The best thing to be said for 2017 is that it didn't last forever. It's gone, carrying a host of memories we'd like to forget — from white nationalists marching in Charlottesville to hurricanes devastating Texas, Florida, Puerto Rico and the U.S. Virgin Islands to a procession of accused sexual predators.

If the Broadway musical character Annie were around today, she'd be singing her song with extra fervor: "The sun'll come out tomorrow!" But sometimes dark clouds don't give way to sunshine. Sometimes they give way to ferocious storms. By the time this year concludes, we may find ourselves wishing for the happy times of 2017.

Updated: Thu Jan 04, 2018




Legalize Sports Betting for 12/31/2017

Sun, 31 Dec 2017 00:00:00 -0800

Americans have long since broken free of their Puritan past, but the Puritan impulse is not quite dead. Among the places it shows signs of life is the 1992 federal law that prohibits states from — you are not going to believe this — allowing betting on sports.

If a Martian arrived today, of course, she would deduce that in this country, betting on sports is not forbidden but mandatory. In practice, it's as American as Dunkin' Donuts. March Madness costs businesses an estimated $4 billion a year in lost productivity, and it's not because employees waste time singing their fight songs.

Updated: Sun Dec 31, 2017




The Case for Pessimism in the Age of Trump for 12/28/2017

Thu, 28 Dec 2017 00:00:00 -0800

If there is any single trait that defines Americans, it is optimism. We read our history as a journey upward, from the arrival of the first European settlers to the present. We operate with a collective sense that progress may sometimes be slow and arduous — but will be achieved.

That intuition endows us with confidence in our destiny. But what if it's wrong? What if all along, we have not been ascending a peak but been striding toward the abyss? What if our national story is one that ultimately ends in tragic, irreversible failure?

Updated: Thu Dec 28, 2017




Will Tax Cuts Help Republicans in 2018? for 12/24/2017

Sun, 24 Dec 2017 00:00:00 -0800

Mitch McConnell thinks the tax bill passed by Congress will put a strong wind into his party's sails. "If we can't sell this to the American people, we ought to go into another line of work," the Senate majority leader said Wednesday. Afterward, I'm guessing, he was swamped with messages from congressional Republicans asking: "Will you serve as a reference when I apply for a job in my next line of work?"

Politicians are often accused of pandering to popular sentiment, but that charge cannot be laid on the members who voted for this bill. Most of their constituents would rather drink vinegar. A recent CNN poll found that 55 percent of Americans oppose the measure, with 33 percent in favor. When asked about the Republicans' claim that it will help them in the 2018 elections, House Democratic leader Nancy Pelosi replied, "Let. Them. Think. That."

Updated: Sun Dec 24, 2017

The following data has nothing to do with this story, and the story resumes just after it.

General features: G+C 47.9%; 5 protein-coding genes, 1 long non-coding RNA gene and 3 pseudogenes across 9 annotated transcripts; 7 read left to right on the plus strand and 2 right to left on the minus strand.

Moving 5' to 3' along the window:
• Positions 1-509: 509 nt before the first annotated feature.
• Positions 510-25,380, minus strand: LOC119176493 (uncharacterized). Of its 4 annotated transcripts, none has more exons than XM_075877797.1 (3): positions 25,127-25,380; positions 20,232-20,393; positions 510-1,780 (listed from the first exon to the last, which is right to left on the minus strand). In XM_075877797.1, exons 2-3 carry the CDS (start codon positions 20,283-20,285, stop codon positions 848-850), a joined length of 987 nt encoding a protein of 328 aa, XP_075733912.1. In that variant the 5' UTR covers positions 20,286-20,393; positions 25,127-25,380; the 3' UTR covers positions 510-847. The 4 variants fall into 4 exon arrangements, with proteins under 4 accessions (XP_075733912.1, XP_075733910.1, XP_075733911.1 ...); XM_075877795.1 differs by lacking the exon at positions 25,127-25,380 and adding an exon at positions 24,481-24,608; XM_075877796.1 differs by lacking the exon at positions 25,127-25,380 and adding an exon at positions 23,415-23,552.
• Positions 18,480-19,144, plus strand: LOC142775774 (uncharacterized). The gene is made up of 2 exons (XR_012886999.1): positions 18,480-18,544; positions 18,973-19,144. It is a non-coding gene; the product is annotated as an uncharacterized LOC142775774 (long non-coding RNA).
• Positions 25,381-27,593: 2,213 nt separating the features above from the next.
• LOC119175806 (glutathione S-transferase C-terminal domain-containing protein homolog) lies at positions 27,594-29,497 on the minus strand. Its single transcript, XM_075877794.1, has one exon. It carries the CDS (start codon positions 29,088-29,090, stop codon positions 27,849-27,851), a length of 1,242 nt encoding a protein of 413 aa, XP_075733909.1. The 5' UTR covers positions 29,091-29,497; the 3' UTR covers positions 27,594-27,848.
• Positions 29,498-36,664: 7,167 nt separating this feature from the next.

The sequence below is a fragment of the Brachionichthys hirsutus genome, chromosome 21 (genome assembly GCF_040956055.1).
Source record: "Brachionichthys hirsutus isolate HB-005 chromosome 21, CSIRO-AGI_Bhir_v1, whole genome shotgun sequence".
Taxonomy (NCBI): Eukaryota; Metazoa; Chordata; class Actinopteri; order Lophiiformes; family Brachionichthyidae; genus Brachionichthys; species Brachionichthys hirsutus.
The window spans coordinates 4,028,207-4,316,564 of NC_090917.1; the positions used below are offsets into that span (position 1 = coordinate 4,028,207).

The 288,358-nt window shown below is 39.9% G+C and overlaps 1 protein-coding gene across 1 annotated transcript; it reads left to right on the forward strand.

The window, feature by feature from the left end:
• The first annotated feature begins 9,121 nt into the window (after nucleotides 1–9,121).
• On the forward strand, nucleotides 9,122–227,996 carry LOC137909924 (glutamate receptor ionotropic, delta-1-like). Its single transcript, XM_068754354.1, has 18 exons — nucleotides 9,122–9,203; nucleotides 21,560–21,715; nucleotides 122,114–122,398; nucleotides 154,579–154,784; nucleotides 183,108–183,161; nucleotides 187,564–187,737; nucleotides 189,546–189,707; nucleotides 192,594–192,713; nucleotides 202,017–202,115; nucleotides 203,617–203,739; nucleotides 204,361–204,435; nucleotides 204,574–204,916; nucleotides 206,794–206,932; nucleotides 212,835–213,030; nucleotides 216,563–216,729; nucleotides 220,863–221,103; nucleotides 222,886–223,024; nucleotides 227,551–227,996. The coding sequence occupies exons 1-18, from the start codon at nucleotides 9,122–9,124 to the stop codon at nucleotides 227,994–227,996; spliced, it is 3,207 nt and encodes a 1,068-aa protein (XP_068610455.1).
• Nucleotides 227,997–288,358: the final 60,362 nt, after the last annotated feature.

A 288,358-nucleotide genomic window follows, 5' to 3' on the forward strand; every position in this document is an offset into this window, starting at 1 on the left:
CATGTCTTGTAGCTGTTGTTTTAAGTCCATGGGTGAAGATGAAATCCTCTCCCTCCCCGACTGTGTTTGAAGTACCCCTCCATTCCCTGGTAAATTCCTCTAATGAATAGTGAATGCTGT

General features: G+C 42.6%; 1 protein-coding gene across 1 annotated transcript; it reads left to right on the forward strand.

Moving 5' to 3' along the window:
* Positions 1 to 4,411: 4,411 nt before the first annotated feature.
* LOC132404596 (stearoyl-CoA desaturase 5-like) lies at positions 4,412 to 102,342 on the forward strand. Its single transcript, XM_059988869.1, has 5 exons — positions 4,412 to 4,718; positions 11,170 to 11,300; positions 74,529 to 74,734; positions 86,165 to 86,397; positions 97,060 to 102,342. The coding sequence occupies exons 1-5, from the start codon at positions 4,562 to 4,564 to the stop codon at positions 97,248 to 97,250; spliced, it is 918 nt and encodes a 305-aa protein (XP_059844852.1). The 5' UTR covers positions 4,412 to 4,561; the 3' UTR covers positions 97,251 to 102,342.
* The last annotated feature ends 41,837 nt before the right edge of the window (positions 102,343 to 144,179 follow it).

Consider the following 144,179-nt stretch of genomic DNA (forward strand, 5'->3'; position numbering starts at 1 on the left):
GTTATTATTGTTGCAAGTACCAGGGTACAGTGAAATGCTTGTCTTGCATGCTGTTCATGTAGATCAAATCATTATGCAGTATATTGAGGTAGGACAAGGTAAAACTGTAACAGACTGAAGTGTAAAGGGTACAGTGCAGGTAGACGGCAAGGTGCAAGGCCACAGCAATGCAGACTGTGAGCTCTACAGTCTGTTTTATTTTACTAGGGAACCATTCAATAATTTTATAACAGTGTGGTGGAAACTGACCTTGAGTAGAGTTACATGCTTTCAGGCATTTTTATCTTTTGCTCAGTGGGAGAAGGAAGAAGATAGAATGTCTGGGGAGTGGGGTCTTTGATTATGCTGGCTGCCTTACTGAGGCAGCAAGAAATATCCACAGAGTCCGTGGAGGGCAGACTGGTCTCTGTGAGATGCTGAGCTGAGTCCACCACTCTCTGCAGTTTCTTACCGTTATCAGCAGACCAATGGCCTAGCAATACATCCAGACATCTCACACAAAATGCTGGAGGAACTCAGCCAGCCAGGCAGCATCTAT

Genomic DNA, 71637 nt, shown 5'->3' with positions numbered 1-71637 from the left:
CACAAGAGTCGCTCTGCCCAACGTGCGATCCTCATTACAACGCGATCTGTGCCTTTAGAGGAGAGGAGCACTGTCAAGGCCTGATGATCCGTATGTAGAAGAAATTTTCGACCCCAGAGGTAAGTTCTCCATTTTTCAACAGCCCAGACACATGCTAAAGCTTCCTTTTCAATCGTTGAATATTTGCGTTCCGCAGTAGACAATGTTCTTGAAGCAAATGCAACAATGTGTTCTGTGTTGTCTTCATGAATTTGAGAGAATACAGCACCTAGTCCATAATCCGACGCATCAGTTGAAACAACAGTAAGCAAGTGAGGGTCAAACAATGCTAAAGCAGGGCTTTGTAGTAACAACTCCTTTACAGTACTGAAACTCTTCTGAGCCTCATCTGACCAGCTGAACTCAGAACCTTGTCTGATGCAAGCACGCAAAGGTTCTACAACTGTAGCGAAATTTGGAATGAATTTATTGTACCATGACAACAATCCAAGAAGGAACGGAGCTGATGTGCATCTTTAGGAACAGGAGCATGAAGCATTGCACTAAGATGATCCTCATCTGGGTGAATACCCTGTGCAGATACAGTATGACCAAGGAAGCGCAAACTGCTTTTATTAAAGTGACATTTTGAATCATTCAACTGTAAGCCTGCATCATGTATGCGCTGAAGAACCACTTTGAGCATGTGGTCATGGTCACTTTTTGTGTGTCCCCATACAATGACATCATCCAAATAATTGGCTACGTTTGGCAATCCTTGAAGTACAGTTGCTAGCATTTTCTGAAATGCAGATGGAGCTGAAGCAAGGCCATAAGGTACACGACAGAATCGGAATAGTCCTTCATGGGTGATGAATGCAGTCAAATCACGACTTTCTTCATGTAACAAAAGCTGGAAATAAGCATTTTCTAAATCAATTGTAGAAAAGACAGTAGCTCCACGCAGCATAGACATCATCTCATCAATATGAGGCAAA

A Puny Tax Reform Built on Broken Promises for 12/21/2017

Thu, 21 Dec 2017 00:00:00 -0800

Modern politics is a steady process of lowering standards, eroding norms and peddling fictions. The so-called tax reform that passed Congress this week is the latest disappointing result of that decline.

President Ronald Reagan is remembered for the big changes he helped bring about in our tax system — and for good reason. Under him, the top individual income tax rate plunged from 70 percent to 28 percent. On Tuesday, House Speaker Paul Ryan celebrated the new Republican overhaul. It will take the top rate from 39.6 percent to 37 percent.

Updated: Thu Dec 21, 2017




Will Trump Start a Nuclear War With North Korea? for 12/17/2017

Sun, 17 Dec 2017 00:00:00 -0800

Given the improbable events of the past two years, it is almost impossible for anything to happen that would really surprise the American people. They could, however, wake up any morning to a horrific shock: mushroom clouds billowing on the Korean Peninsula.

The Trump administration has given so many signals of its willingness to initiate a war against North Korea that they no longer attract attention. Like the case with much of what Donald Trump says, the public assumes these salvos are nothing more than empty bluster. But there are grounds to think the reckless talk will lead to even more reckless action.

Updated: Sun Dec 17, 2017




Trump Unintentionally Advances Sexual Equality for 12/14/2017

Thu, 14 Dec 2017 00:00:00 -0800

In the physical world, Isaac Newton postulated, every action produces an equal and opposite reaction. In the world of politics and society, the same is true — except the reaction is sometimes more than equal. Barack Obama's presidency proved it, and Donald Trump's offers new confirmation.

History doesn't move in a straight line. When the first African-American was elected president, it suggested that racism was on the wane and bigots were an endangered species. "His talent was to project an idealized vision of a post-racial America," Hoover Institution senior fellow Shelby Steele wrote immediately afterward. "Obama's special charisma — since his famous 2004 convention speech — always came much more from the racial idealism he embodied than from his political ideas."

Updated: Thu Dec 14, 2017